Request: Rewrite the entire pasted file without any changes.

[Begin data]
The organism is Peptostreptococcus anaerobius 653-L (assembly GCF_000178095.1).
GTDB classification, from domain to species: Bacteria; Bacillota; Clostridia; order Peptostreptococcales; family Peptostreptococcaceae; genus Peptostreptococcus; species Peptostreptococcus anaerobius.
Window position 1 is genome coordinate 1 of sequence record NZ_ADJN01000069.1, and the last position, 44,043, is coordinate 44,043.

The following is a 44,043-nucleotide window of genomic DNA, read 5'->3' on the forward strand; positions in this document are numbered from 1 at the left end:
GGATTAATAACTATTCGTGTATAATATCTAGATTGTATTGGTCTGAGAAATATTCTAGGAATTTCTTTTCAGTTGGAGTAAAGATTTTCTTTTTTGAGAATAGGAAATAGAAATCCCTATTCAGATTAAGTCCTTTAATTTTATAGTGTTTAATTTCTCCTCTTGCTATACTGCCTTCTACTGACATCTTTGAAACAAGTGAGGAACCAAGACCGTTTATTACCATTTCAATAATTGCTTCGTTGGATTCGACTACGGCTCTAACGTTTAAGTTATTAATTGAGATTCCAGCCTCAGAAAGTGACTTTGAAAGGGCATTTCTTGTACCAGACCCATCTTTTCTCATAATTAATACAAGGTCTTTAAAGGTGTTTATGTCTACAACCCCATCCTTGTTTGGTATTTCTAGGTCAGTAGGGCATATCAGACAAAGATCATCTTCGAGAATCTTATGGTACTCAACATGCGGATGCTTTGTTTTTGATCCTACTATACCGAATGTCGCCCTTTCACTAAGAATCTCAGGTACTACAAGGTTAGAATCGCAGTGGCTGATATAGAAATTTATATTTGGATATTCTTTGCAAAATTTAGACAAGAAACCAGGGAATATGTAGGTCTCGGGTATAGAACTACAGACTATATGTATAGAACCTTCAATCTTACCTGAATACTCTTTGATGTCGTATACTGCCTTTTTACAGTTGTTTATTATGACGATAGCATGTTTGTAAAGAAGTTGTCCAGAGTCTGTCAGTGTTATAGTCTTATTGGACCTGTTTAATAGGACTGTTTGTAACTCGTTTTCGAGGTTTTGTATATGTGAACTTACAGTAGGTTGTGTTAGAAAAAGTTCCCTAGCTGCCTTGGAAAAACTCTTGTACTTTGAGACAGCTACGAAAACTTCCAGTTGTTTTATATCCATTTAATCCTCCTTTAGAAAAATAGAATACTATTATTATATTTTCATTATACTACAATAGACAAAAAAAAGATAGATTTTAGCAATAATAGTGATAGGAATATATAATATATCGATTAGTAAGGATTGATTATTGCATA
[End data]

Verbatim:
The organism is Peptostreptococcus anaerobius 653-L (assembly GCF_000178095.1).
GTDB classification, from domain to species: Bacteria; Bacillota; Clostridia; order Peptostreptococcales; family Peptostreptococcaceae; genus Peptostreptococcus; species Peptostreptococcus anaerobius.
Window position 1 is genome coordinate 1 of sequence record NZ_ADJN01000069.1, and the last position, 44,043, is coordinate 44,043.

The following is a 44,043-nucleotide window of genomic DNA, read 5'->3' on the forward strand; positions in this document are numbered from 1 at the left end:
GGATTAATAACTATTCGTGTATAATATCTAGATTGTATTGGTCTGAGAAATATTCTAGGAATTTCTTTTCAGTTGGAGTAAAGATTTTCTTTTTTGAGAATAGGAAATAGAAATCCCTATTCAGATTAAGTCCTTTAATTTTATAGTGTTTAATTTCTCCTCTTGCTATACTGCCTTCTACTGACATCTTTGAAACAAGTGAGGAACCAAGACCGTTTATTACCATTTCAATAATTGCTTCGTTGGATTCGACTACGGCTCTAACGTTTAAGTTATTAATTGAGATTCCAGCCTCAGAAAGTGACTTTGAAAGGGCATTTCTTGTACCAGACCCATCTTTTCTCATAATTAATACAAGGTCTTTAAAGGTGTTTATGTCTACAACCCCATCCTTGTTTGGTATTTCTAGGTCAGTAGGGCATATCAGACAAAGATCATCTTCGAGAATCTTATGGTACTCAACATGCGGATGCTTTGTTTTTGATCCTACTATACCGAATGTCGCCCTTTCACTAAGAATCTCAGGTACTACAAGGTTAGAATCGCAGTGGCTGATATAGAAATTTATATTTGGATATTCTTTGCAAAATTTAGACAAGAAACCAGGGAATATGTAGGTCTCGGGTATAGAACTACAGACTATATGTATAGAACCTTCAATCTTACCTGAATACTCTTTGATGTCGTATACTGCCTTTTTACAGTTGTTTATTATGACGATAGCATGTTTGTAAAGAAGTTGTCCAGAGTCTGTCAGTGTTATAGTCTTATTGGACCTGTTTAATAGGACTGTTTGTAACTCGTTTTCGAGGTTTTGTATATGTGAACTTACAGTAGGTTGTGTTAGAAAAAGTTCCCTAGCTGCCTTGGAAAAACTCTTGTACTTTGAGACAGCTACGAAAACTTCCAGTTGTTTTATATCCATTTAATCCTCCTTTAGAAAAATAGAATACTATTATTATATTTTCATTATACTACAATAGACAAAAAAAAGATAGATTTTAGCAATAATAGTGATAGGAATATATAATATATCGATTAGTAAGGATTGATTATTGCATA